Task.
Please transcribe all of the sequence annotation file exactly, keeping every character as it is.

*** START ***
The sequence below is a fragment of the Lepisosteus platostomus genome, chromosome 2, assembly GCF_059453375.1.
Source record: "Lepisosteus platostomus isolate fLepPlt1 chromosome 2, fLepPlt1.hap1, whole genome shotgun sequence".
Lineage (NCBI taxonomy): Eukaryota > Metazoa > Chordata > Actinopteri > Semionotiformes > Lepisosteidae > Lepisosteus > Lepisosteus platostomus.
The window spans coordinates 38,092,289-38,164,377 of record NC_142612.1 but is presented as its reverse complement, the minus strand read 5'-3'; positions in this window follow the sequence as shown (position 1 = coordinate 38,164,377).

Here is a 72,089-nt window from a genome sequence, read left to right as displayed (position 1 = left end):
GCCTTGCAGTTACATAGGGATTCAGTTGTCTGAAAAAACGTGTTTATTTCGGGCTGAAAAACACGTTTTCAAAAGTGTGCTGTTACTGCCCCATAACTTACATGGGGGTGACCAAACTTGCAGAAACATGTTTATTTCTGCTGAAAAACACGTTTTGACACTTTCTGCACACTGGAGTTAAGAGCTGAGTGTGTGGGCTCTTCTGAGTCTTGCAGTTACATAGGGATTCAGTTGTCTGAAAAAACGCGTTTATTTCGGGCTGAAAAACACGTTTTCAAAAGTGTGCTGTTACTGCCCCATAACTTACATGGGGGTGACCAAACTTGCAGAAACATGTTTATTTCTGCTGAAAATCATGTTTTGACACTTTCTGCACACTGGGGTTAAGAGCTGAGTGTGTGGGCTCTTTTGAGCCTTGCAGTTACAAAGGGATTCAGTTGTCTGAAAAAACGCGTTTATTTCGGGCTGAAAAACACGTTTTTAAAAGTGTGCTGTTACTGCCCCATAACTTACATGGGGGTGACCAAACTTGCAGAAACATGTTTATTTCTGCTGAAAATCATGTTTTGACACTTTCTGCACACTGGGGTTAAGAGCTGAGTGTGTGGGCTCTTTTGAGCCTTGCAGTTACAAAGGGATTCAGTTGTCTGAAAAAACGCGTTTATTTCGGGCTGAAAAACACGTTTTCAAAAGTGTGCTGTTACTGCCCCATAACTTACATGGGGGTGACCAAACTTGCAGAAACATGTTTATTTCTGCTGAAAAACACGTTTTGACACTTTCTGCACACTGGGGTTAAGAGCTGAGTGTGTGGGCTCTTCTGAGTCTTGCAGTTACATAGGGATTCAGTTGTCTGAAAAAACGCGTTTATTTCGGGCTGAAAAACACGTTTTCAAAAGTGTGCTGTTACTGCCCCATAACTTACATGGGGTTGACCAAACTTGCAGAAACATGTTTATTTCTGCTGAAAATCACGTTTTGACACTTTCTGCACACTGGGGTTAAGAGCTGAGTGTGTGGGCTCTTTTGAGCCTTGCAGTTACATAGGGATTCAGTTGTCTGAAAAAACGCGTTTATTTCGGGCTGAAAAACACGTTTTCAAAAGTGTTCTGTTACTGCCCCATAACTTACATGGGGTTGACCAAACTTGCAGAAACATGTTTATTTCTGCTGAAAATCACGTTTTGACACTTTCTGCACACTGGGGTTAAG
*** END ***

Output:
The sequence below is a fragment of the Lepisosteus platostomus genome, chromosome 2, assembly GCF_059453375.1.
Source record: "Lepisosteus platostomus isolate fLepPlt1 chromosome 2, fLepPlt1.hap1, whole genome shotgun sequence".
Lineage (NCBI taxonomy): Eukaryota > Metazoa > Chordata > Actinopteri > Semionotiformes > Lepisosteidae > Lepisosteus > Lepisosteus platostomus.
The window spans coordinates 38,092,289-38,164,377 of record NC_142612.1 but is presented as its reverse complement, the minus strand read 5'-3'; positions in this window follow the sequence as shown (position 1 = coordinate 38,164,377).

Here is a 72,089-nt window from a genome sequence, read left to right as displayed (position 1 = left end):
GCCTTGCAGTTACATAGGGATTCAGTTGTCTGAAAAAACGTGTTTATTTCGGGCTGAAAAACACGTTTTCAAAAGTGTGCTGTTACTGCCCCATAACTTACATGGGGGTGACCAAACTTGCAGAAACATGTTTATTTCTGCTGAAAAACACGTTTTGACACTTTCTGCACACTGGAGTTAAGAGCTGAGTGTGTGGGCTCTTCTGAGTCTTGCAGTTACATAGGGATTCAGTTGTCTGAAAAAACGCGTTTATTTCGGGCTGAAAAACACGTTTTCAAAAGTGTGCTGTTACTGCCCCATAACTTACATGGGGGTGACCAAACTTGCAGAAACATGTTTATTTCTGCTGAAAATCATGTTTTGACACTTTCTGCACACTGGGGTTAAGAGCTGAGTGTGTGGGCTCTTTTGAGCCTTGCAGTTACAAAGGGATTCAGTTGTCTGAAAAAACGCGTTTATTTCGGGCTGAAAAACACGTTTTTAAAAGTGTGCTGTTACTGCCCCATAACTTACATGGGGGTGACCAAACTTGCAGAAACATGTTTATTTCTGCTGAAAATCATGTTTTGACACTTTCTGCACACTGGGGTTAAGAGCTGAGTGTGTGGGCTCTTTTGAGCCTTGCAGTTACAAAGGGATTCAGTTGTCTGAAAAAACGCGTTTATTTCGGGCTGAAAAACACGTTTTCAAAAGTGTGCTGTTACTGCCCCATAACTTACATGGGGGTGACCAAACTTGCAGAAACATGTTTATTTCTGCTGAAAAACACGTTTTGACACTTTCTGCACACTGGGGTTAAGAGCTGAGTGTGTGGGCTCTTCTGAGTCTTGCAGTTACATAGGGATTCAGTTGTCTGAAAAAACGCGTTTATTTCGGGCTGAAAAACACGTTTTCAAAAGTGTGCTGTTACTGCCCCATAACTTACATGGGGTTGACCAAACTTGCAGAAACATGTTTATTTCTGCTGAAAATCACGTTTTGACACTTTCTGCACACTGGGGTTAAGAGCTGAGTGTGTGGGCTCTTTTGAGCCTTGCAGTTACATAGGGATTCAGTTGTCTGAAAAAACGCGTTTATTTCGGGCTGAAAAACACGTTTTCAAAAGTGTTCTGTTACTGCCCCATAACTTACATGGGGTTGACCAAACTTGCAGAAACATGTTTATTTCTGCTGAAAATCACGTTTTGACACTTTCTGCACACTGGGGTTAAG